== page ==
2017 brought more clarity to proponents whose projects may interact with Aboriginal rights. Despite this, failure to consider Aboriginal and treaty rights remains one of the top 10 legal risks for business in 2018 as identified by the national law firm Borden Ladner Gervais (BLG). In the firm’s annual threat assessment, environment and climate change also make the cut.
There were several important decisions handed down that clarified the obligations of proponents and the Crown when Aboriginal and treaty rights are at play, Alan Ross, regional managing partner, BLG Calgary, told EcoLog News, citing Clyde River and Chippewas as among the most important. However, clarification doesn’t mean that everything is now crystal clear.
“There is still an issue of what is proper consultation and what does that mean,” Ross admits. “Consultation can mean different things to different people.” On an energy project, for instance, consultation with a First Nation that is familiar with energy development may be entirely different than with a First Nation doing it for the first time. There are First Nations in Alberta that are well acquainted with contracting and commercial relationships with the energy sector, says Ross. For them, consultation can take on an entirely different meaning.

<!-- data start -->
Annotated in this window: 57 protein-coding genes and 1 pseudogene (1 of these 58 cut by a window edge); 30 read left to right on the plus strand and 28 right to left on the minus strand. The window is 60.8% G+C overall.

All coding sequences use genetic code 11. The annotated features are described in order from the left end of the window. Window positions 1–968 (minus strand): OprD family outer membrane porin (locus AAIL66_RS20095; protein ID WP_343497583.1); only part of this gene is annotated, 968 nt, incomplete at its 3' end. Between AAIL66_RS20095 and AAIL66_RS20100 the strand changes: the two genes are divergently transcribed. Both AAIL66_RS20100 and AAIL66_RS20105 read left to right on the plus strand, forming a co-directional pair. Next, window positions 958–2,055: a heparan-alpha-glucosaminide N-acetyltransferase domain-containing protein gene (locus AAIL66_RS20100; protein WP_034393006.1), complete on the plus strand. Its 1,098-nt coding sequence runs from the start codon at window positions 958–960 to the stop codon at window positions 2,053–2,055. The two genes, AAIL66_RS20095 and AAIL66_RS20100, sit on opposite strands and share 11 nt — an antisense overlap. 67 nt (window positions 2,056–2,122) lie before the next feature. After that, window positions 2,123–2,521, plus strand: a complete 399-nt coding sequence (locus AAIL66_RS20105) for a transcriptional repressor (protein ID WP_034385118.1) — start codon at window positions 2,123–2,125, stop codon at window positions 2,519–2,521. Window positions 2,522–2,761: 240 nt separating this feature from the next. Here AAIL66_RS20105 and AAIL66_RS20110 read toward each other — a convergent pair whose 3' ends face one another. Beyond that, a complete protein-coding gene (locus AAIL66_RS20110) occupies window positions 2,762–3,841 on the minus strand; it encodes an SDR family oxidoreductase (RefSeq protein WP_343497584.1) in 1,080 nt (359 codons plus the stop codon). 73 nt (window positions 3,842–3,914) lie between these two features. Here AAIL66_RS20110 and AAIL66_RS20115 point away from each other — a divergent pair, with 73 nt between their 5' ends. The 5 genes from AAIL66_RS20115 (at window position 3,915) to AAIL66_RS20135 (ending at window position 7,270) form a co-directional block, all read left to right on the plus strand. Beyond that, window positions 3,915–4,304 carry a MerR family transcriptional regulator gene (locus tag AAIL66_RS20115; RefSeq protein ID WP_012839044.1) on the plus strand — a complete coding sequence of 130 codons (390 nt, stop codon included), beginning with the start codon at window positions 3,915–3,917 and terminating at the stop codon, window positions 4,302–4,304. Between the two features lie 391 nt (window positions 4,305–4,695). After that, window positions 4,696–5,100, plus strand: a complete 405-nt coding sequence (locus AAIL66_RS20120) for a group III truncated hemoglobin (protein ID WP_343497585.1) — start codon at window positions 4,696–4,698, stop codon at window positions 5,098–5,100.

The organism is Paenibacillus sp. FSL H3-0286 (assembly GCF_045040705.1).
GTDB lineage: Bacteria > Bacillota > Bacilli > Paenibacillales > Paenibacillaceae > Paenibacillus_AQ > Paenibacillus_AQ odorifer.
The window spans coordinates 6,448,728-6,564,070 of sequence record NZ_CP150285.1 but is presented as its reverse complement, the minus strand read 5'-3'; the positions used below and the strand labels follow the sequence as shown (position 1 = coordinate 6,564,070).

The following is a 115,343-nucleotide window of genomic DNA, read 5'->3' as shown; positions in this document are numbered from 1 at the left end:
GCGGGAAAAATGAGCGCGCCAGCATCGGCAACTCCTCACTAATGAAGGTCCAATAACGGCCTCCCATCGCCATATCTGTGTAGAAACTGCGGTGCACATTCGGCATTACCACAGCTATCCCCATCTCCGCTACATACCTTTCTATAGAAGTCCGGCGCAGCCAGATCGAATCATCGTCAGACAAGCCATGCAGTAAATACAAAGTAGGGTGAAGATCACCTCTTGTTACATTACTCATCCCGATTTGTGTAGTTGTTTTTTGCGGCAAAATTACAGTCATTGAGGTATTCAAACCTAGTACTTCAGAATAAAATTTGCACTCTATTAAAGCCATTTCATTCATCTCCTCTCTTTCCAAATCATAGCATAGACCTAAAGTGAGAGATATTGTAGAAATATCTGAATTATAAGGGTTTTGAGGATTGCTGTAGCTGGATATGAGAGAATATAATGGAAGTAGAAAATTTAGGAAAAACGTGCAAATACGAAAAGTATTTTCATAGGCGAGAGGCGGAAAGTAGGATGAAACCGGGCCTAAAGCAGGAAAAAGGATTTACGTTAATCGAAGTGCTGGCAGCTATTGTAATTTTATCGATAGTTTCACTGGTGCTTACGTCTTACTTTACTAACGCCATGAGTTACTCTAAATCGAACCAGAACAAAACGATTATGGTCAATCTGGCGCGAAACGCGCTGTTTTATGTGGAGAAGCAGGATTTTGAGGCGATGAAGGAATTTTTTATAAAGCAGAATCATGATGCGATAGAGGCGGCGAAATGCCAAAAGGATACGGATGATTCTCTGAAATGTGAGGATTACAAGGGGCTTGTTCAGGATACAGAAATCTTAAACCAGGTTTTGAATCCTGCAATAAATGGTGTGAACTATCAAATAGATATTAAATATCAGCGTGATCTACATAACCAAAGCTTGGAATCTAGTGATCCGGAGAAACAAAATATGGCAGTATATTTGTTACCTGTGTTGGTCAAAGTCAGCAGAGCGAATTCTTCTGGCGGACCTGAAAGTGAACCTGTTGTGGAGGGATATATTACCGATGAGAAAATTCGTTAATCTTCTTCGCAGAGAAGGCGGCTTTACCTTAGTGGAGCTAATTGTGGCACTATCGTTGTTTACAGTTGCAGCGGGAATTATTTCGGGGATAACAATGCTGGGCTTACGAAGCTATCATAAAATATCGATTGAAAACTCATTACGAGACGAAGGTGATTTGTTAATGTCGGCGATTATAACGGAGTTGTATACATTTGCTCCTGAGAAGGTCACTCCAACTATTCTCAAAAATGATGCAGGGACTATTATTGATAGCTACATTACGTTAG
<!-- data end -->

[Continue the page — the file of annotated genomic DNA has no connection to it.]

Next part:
For 2018 and beyond, “direct engagement between companies and First Nations groups is critical,” he says, with the caveat that “there is an uncertainty still under the law and in practice.”
With respect to climate change generally, and carbon pricing specifically, companies are entering 2018 with much more certainty than in the past. Over the past several years, the risk has been the uncertain shape that climate policy might take. Those policies are now largely known, and businesses can prepare to adapt to them.
Where risk now lies, according to Ross, is continent-wide in what he calls the “dis-integrated North American policy on climate change.”
Until November 2016, businesses in North America could be fairly confident of Canadian and American climate policies marching in-step. With the election of Donald Trump and the swift reversal of U.S. climate policy at the U.S. federal level, Canada now faces a greater risk of investment flight to U.S. jurisdictions with a lower carbon cost.
It’s far from certain that the money will flow south, however. A rational investor may see Trump as merely a speed bump on the road to carbon pricing in the U.S. Also, despite U.S. federal actions (or inaction), many states have moved forward under their own authority with carbon pricing and other carbon control mechanisms.